The other bits of excitement have been coming from birds. For one I'm busy with two paintings, one of a keel-billed toucan and another of a peregrine falcon, but both are serious work in progress. Also, I've been having some amazing encounters with the birds of urban and rural India. To start with, last week, the ACs were being serviced and we found a myna's nest on top of one of them, with three little chicks in it. By then we'd done enough damage so I caught them and put them in a box and made them mine for some 24 hours. Quite stressful actually. At first I thought the one had a broken wing, two death scares, panic about what to feed them and something called "aspiration" which is when liquid gets into their lungs if you feed them the wrong way, imprinting - all very nerve-racking. But of course it was all unnecessary worrying because they'd all vanished by the time I woke up the next morning. I could've sworn they, or at least two of them, were way too young to fly but one by one they left. Just as I'd spent the night finding myna calls to play to them so they don't imprint and learn to sing :S Anyway, I'm glad they found their parents. One of them has been mysteriously sighted by my mom a couple of times on the balcony. Since I only sleep at 6-7am these days, I go out and look for them at sunrise. It's become my routine actually - a bit of bird watching on the balcony, then sleep :) It's lovely being awake at sunrise, not only is it a beautiful time of day, but the birds outside are at their busiest. And Delhi's birdlife is quite impressive at times, the last thing you'd expect of a city like this. A few weeks ago I saw a Grey Hornbill. Then the other morning when I was looking for my mynas I saw a couple of male peacocks on the roof opposite me, sizing each other up and going at each other, in full display - amazing. Plus there's the usual Pariah Kites, parakeets, lapwings that you see which never grow old. And of course I saw my myna family, with my little ones getting flight and singing lessons :)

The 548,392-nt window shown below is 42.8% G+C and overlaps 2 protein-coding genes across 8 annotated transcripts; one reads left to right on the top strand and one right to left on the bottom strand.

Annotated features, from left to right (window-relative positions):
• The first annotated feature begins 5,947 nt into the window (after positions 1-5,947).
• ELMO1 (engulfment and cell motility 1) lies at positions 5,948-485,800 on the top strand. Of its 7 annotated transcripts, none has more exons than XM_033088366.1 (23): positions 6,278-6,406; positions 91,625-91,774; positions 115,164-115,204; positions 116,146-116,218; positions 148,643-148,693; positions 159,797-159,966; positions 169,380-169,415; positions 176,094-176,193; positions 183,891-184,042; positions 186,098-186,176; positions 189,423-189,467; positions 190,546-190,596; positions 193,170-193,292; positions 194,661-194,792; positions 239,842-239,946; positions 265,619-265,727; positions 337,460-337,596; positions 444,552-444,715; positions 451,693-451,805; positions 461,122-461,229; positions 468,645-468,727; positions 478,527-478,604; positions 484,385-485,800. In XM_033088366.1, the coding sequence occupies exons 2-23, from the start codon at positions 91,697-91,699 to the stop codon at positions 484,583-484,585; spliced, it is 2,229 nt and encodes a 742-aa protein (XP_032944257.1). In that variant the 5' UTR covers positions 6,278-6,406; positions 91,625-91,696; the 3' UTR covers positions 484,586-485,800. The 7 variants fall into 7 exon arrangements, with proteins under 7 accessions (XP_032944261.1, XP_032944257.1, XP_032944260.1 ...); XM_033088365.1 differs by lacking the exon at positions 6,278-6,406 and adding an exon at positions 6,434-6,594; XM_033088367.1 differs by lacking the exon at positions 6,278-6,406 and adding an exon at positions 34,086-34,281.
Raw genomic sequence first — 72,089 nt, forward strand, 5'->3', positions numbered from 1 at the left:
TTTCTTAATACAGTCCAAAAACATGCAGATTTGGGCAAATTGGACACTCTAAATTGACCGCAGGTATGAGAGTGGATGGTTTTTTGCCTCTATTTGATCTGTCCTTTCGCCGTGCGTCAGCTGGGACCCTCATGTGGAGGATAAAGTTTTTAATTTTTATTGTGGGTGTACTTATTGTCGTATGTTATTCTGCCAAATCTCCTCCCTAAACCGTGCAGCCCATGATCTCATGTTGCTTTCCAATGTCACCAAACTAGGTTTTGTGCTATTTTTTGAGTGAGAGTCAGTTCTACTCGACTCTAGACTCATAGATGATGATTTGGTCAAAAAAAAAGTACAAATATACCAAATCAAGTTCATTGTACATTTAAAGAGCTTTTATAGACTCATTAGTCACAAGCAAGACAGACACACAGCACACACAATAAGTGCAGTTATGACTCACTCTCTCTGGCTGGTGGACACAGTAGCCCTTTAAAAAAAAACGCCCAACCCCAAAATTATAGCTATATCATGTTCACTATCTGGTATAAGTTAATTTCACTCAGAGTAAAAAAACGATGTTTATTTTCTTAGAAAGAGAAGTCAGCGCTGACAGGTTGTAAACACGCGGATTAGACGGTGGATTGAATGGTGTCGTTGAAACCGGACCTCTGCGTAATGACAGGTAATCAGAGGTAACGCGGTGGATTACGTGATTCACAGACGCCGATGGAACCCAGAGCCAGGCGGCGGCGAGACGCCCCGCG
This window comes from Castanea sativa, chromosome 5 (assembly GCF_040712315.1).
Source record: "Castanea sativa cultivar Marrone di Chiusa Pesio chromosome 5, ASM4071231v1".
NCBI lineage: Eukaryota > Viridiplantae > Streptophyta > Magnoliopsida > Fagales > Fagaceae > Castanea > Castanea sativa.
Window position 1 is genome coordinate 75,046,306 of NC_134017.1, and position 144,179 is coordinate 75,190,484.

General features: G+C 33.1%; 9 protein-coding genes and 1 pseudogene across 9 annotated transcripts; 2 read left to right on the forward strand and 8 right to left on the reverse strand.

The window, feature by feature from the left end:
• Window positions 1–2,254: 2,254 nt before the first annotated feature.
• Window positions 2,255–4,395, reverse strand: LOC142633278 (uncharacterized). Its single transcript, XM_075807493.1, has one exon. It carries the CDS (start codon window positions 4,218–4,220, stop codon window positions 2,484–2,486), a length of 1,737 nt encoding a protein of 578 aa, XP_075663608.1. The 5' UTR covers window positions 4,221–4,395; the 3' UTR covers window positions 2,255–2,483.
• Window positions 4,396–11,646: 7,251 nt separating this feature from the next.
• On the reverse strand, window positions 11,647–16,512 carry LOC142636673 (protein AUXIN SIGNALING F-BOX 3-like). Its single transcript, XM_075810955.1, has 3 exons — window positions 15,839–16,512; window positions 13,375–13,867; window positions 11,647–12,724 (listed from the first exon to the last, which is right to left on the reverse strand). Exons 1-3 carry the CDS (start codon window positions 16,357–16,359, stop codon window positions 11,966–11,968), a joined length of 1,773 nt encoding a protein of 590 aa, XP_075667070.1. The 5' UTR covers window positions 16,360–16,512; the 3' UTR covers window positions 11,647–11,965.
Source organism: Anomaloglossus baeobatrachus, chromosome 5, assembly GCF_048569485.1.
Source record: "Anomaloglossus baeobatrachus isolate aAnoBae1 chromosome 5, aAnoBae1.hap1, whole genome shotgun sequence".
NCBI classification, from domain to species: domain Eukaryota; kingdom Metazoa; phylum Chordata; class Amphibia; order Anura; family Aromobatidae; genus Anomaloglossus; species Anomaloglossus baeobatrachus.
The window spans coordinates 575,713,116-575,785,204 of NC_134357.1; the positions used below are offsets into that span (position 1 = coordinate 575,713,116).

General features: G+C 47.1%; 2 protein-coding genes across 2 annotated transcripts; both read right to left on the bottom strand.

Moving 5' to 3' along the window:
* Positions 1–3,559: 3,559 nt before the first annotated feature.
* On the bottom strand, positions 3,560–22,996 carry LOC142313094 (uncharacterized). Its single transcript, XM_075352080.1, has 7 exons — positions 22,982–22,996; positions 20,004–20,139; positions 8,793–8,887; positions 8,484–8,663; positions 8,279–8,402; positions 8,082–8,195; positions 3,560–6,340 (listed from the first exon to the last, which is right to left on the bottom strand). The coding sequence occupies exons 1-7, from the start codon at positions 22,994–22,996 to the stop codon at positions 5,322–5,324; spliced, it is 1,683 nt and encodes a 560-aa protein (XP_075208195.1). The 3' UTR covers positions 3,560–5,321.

Ah I must also mention the documentary my sister and I were watching before the myna nest was discovered! Great Rift - Africa's Wild Heart - a 3-part series about the diversity of the Great Rift Valley in East Africa. I'm still busy with it but it's a must see! The different landscapes are amazing, and there are so many little acknowledged wonders of the Valley. Ethiopian wolves, gelada baboons, lammergeiers, amazing underlying tectonics, the Olduvai Gorge, mountain gorillas - what an amazing place. Got me thinking about this running Africa vs. India debate I have with Nick. Fine, I surrender, as far as nature goes, Africa wins by far. But oh well, it's my second home so I'm not too bothered :)
But that's digression. More bird fun came yesterday on our train ride from Delhi to Amritsar. There are few things I enjoy more than birding on long car/train journeys. It's something I loved most whenever we went on family trips in South Africa. Everyone in the car is talking or quiet and listening to music and I'll randomly be like "oh my god, gymnogene!", "black-shouldered kite!", "kingfisher!". Fun times :) But it's amazing how bird life changes so drastically as soon as you're away from the city, especially in India. Sitting on this train, there are miles of farmland in between towns and you see the coolest things. All of which I've noted down and will identify once I'm back in Delhi with my book :) One thing you can never go wrong with is phonelines - you're almost guaranteed to spot something special perched on them if you look for it. That said, the journey was also depressing. The amount of poverty you see is horrifying. The only thing that matches it is the amount of pollution. Mounds of rubbish everywhere, Delhi's black putrid Yamuna river. The city can hold all the greenathons it likes, but it's going to take more than these events to clean up our city's river. And Punjab, a state named for its five rivers, Disgusting. But I'll save my love-hate India post for another time :)
I'll leave you with the image for this post - Helicoprion, an ancient shark-like fish from the Triassic which I only heard of in May on a visit to the Iziko museum in Cape Town where they had this strange fossil. Of course, since sharks are cartilaginous, the teeth are the only parts that fossilize. Lord knows where exactly on the mouth they were placed or how they worked, but that odd spiral thing in the picture shows the teeth of the shark's lower jaw. Bizarre. One theory is that it helped them specialise in preying on ammonites and breaking their shells. If that's the case, then what a beautiful display of evolution :)
As you can see, this is life at the moment. Not very much. And I'm still desperately awaiting the monsoons! May go to Dharamshala next week which should be amazing, but waiting for confirmation. And then back to Cape Town on the 21st.